Not really specific to this album, but it’s the one I had in my collection first–Glenn Miller was my first introduction to really fantastic jazz music.  It branched out from there to Benny Goodman, Harry James, Tommy Dorsey, Stan Getz, Miles Davis and John Coltrane, but Miller was first.  “In the Mood” was one of my favorites in middle school, and I even got to play it in jazz band.  I had an early leaning towards saxophone, mostly because of 80’s bands that included sax in their music, but jazz was quickly becoming a passion of mine.  This particular album contained a bunch of Glenn Miller’s big hits, including many vocal tracks that I pretty much passed over.  I wanted stuff like Tuxedo Junction, Pennsylvania 6-5000 and other great classics.  Stuff I could jam with, dance to.  No lie, I tried to get all my friends to listen to jazz, but few of them took to it.  If it weren’t for Miller’s music, though, I may have never learned to appreciate jazz as much as I do now.


Those who knew me prior to my college years knew that I was not a country fan.  Not in the least.  The one exception, though, was Garth Brooks.  I started listening to Brooks because a few of my friends had talked about his music and started singing it.  I thought I’d give it a try.  Funny thing, after a whole lot of country music hating, Garth demonstrated the brighter side of country–catchy melodies, great sing-along potential and a knack for mixing humor with some pretty rough subjects (“Papa Loved Mama,” for example).  My favorite song from this album, though, is “The River.”  This is a great message and an incredible melody, one that I sang to every time I heard it–and still do to this day.  If I had to pick one artist that pushed me into the realm of “country enthusiast,” Garth Brooks is the guy.  I highly recommend any of his albums, but this was the one I got when I was in middle school.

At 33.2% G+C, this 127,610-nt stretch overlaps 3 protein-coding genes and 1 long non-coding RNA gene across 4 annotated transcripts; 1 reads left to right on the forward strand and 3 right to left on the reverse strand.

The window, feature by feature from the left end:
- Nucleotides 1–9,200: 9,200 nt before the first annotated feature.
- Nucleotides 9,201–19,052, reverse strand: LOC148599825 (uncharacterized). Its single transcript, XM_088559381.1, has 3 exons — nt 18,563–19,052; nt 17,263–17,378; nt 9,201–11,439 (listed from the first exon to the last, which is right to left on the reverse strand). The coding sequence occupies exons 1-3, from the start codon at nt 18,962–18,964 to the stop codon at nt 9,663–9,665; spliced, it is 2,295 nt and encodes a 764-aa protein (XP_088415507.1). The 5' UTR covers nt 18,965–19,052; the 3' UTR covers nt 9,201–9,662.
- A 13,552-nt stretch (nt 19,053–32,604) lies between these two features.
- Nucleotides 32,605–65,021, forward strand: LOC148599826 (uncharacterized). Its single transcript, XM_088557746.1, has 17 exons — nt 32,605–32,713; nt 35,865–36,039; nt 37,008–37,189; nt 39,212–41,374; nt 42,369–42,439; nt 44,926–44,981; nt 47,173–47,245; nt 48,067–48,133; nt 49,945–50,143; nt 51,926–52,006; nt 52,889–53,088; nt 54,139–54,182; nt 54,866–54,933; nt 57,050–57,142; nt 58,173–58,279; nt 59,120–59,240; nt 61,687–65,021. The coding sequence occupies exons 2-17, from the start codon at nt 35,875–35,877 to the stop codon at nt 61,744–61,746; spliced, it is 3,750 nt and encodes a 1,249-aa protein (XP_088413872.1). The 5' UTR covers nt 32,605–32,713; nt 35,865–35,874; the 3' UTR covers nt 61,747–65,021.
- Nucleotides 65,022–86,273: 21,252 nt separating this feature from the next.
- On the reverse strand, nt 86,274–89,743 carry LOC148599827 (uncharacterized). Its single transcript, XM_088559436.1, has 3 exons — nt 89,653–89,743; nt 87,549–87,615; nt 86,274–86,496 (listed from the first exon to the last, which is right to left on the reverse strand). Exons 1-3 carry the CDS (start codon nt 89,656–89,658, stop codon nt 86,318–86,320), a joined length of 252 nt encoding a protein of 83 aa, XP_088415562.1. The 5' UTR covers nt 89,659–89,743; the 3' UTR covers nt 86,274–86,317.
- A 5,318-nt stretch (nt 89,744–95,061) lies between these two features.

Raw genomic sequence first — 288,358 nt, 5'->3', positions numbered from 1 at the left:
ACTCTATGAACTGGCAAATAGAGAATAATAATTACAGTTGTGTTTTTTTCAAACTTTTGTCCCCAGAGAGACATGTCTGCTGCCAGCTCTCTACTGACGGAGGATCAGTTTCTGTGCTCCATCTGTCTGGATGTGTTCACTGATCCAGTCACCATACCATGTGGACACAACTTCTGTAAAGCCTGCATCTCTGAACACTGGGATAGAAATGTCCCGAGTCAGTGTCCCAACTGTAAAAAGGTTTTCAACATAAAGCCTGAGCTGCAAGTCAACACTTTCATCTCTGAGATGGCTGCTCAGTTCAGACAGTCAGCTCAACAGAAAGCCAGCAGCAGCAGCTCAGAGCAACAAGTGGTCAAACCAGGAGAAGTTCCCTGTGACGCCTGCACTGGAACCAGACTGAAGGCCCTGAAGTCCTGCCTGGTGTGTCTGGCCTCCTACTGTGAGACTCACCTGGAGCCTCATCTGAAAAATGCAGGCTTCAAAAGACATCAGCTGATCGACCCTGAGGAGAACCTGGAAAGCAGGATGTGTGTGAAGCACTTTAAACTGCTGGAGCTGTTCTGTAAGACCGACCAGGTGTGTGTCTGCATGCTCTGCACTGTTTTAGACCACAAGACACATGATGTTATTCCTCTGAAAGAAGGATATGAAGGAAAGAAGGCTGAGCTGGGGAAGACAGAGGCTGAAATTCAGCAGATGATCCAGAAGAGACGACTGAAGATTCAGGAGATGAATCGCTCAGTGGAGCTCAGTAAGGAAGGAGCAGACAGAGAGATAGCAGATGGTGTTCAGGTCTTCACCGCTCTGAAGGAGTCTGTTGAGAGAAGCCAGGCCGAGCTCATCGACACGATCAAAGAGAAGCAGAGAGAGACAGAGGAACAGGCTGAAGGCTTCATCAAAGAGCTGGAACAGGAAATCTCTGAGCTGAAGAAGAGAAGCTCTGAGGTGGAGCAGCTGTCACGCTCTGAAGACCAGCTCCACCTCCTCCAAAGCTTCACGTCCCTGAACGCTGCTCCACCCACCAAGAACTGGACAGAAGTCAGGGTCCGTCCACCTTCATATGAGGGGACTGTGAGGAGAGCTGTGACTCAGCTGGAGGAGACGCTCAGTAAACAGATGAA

THE BEACH BOYS: ENDLESS SUMMER (a greatest hits collection)

Yes, it’s just a “greatest hits” album, so no real meat to the structure, but the Beach Boys represent something magical about American culture, especially during their heyday, but also far past the 1960’s.  Even “Kokomo” represents an awesome time in my childhood (singing with my family as we road tripped around the country!).  But when it comes to just great music involving cars, girls, and good times, the Beach Boys’ brand of pop is unrivaled (okay, Kenny Chesney and Jimmy Buffet have a spot in this category, but seriously, where did it all start?  That’s what I thought).  Whether it’s “Fun, Fun, Fun” or “California Girls,” you can jam.  But if you want to get a little deeper, “In My Room” and “Good Vibrations” provide the slightly more contemplative side that Brian Wilson became famous for.  No true American can deny the fun that the Beach Boys bring to those who have heard them.  Also, as a bonus, I got to see the Beach Boys live in Sioux Falls when I was in middle school!  Yeah, they were older, but they still carried the same attitude, which made it awesome.